In the interview, Ballmer said, "Well, I think there are
experts who claim Linux violates our intellectual property.
I'm not going to comment. But to the degree that that's the
case, of course we owe it to our shareholders to have a
strategy. And when there is something interesting to say,
you'll be the first to hear it."
Mueller reasons that, "By 'intellectual property' he must
mean patents. IP is a broad term and includes diverse
rights, but it's hard to see how Linux would infringe any
trade mark rights or copyrights held by Microsoft. However,
given the size of the Linux code, it's almost certain that
it will violate a number of patents, and some of them, such
as the ones on the FAT file system, may indeed be
held by Microsoft."
Others who are also concerned with open-source and patents
don't see Ballmer's recent comments as being anything new.
"Well, I wouldn't say that [these comments are] noise, [but]
it's actually less than they've said in the past," said
Daniel B. Ravicher, executive director of the Public
"The 'experts' I think [Ballmer is] referring to is my
report from a couple years ago about Linux and patents. But,
I've been over that and directly responded to his
misinformed interpretation of that study," said Ravicher.
Specifically, though, in the current situation, Ravicher
said, "I like Florian a lot, but I think I see this a little
differently than he does. To me, these statements by Ballmer
are nothing new. Of course, there's always a threat that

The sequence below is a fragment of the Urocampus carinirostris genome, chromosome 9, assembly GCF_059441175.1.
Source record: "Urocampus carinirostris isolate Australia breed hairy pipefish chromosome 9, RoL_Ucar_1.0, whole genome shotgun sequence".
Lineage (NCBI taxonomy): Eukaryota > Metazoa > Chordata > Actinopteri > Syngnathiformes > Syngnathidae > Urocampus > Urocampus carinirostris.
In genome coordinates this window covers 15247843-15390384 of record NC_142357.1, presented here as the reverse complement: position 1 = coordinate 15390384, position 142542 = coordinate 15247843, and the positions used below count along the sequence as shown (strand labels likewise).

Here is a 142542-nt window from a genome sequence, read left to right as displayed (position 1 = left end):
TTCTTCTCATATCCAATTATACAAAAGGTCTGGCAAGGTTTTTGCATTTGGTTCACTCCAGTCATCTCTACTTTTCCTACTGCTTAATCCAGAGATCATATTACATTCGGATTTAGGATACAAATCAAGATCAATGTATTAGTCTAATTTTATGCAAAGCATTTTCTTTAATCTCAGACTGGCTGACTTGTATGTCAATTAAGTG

Microsoft will use its patents against free software. I just
don't think that this interview by Ballmer manifests an
increase in that threat."
Stuart Cohen, CEO of OSDL (Open Source Development Labs),
agrees with Ravicher.
"Microsoft subtly makes these threats from time to time to
maintain a level of uncertainty for Linux vendors and users,
said Cohen. But, "We know Microsoft would fall on its own
sword if it launched a large suit against a Linux vendor or
user and would lose any credibility it might hope to gain in
the world of open source software, which needs to be an
increasing aspect of its business strategy"
"Also, Linux and open source software are simply too infused
in the enterprise for Microsoft to alienate its own
customers, who are also Linux users. In fact, studies are
showing that Linux has overtaken Unix and is now displacing
Windows on the server. It is also making inroads on the
desktop, and last week's Vista delay opened that window even
Microsoft is too smart a company to attempt these losing
efforts and now, more than ever, needs to embrace open
source instead of hiding behind a strategy of FUD,"
Steven J. Vaughan-Nichols
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